APPLICATION. The kind of world I want to live in is one that rejects the profane and reveres the objectively sacred. Profane culture appears in the lives of upholders of the sacred only if there are no gatekeepers for the sacred or if the gatekeepers are lax. "Open" online discussion groups -- in which any anonymous person can say anything -- are an example.

Making Progress is not an "open" discussion group. Your respectful comments -- additions, deletion, or corrections -- about my notes above are welcome.

Burgess Laughlin, author, The Power and the Glory:The Key Ideas and Crusading Lives of Eight Debaters of Reason vs. Faith, at http://www.reasonversusmysticism.com

[1] Dennis Prager, "'F_ _ _ You' from the Music Industry," in "Dennis's Columns," at dennisprager.com/columns.aspx?g=e952f04d-ae6b-4187-accb-fc26591ed637&url=f---_you_from_the_music_industry. For more on my philosophically negative but personally mixed views of Dennis Prager, see: reasonversusmysticism.blogspot.com/2010/03/prager-on-reason-and-mysticism.html and http://reasonversusmysticism.blogspot.com/2010/08/dennis-prager-mystic-activist.html. [2] For a Christian's discussion of sacred and profane in a religious context, with Biblical quotations: jackhammer.wordpress.com/2008/02/21/sacred-common-and-profane-culture/. [3] For discussion of insults: aristotleadventure.blogspot.com/2008/07/cause-of-history-ideas-or-insults.html. [4] For the concept of envy in Ayn Rand's philosophy, Objectivism: Ayn Rand, "Envy," The Ayn Rand Lexicon.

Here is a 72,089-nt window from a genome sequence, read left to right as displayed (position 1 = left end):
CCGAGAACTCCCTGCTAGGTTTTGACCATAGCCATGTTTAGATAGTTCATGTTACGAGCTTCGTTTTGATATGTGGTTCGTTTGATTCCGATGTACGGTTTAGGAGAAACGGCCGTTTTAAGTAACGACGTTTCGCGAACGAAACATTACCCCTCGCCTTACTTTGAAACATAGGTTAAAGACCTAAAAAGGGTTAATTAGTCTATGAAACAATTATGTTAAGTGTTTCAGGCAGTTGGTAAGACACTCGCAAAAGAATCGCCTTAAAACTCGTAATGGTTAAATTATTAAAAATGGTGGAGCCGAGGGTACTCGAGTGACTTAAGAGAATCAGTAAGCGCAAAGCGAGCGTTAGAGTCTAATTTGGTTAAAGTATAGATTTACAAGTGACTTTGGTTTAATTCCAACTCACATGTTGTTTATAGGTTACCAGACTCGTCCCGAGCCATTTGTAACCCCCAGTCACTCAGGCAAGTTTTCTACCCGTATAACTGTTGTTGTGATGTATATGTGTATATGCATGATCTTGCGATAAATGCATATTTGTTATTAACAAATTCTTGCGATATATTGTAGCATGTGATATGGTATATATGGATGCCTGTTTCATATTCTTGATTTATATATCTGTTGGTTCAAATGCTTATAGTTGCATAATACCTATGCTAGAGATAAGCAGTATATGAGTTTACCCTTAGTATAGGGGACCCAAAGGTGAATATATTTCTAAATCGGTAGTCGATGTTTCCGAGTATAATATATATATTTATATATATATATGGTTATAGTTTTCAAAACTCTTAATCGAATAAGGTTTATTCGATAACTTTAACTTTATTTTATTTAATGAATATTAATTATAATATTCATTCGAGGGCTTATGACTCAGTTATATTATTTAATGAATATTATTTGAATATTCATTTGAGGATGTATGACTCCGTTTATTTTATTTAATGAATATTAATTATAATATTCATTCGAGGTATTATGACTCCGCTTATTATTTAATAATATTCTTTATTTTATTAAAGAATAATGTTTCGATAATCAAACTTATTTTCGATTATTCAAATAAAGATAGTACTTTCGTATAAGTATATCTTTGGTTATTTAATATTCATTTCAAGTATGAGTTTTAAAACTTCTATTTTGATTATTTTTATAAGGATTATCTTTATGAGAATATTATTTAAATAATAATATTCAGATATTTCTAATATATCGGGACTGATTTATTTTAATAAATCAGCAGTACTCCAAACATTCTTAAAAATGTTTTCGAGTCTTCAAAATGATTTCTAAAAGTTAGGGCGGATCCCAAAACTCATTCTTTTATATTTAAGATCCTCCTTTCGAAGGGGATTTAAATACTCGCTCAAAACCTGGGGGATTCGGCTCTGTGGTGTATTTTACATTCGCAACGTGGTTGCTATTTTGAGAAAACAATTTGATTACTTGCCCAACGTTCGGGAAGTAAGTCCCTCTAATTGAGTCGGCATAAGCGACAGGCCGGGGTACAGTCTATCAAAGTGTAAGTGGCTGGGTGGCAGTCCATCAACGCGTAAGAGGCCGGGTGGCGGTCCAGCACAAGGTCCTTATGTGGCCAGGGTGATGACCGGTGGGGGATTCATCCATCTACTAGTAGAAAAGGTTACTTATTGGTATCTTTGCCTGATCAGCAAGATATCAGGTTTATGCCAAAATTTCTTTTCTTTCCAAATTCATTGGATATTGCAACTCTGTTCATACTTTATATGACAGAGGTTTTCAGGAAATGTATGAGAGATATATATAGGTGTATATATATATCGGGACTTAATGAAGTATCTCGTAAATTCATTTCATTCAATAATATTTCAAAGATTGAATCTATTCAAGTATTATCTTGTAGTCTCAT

8 comments:

Roberto Brian Sarrionandia said...

Thank you for posting this. I think this is a very useful delineation of the concept "profanity".

I hadn't considered this application of ethics to language: not only must language be objective, but objectively beneficial.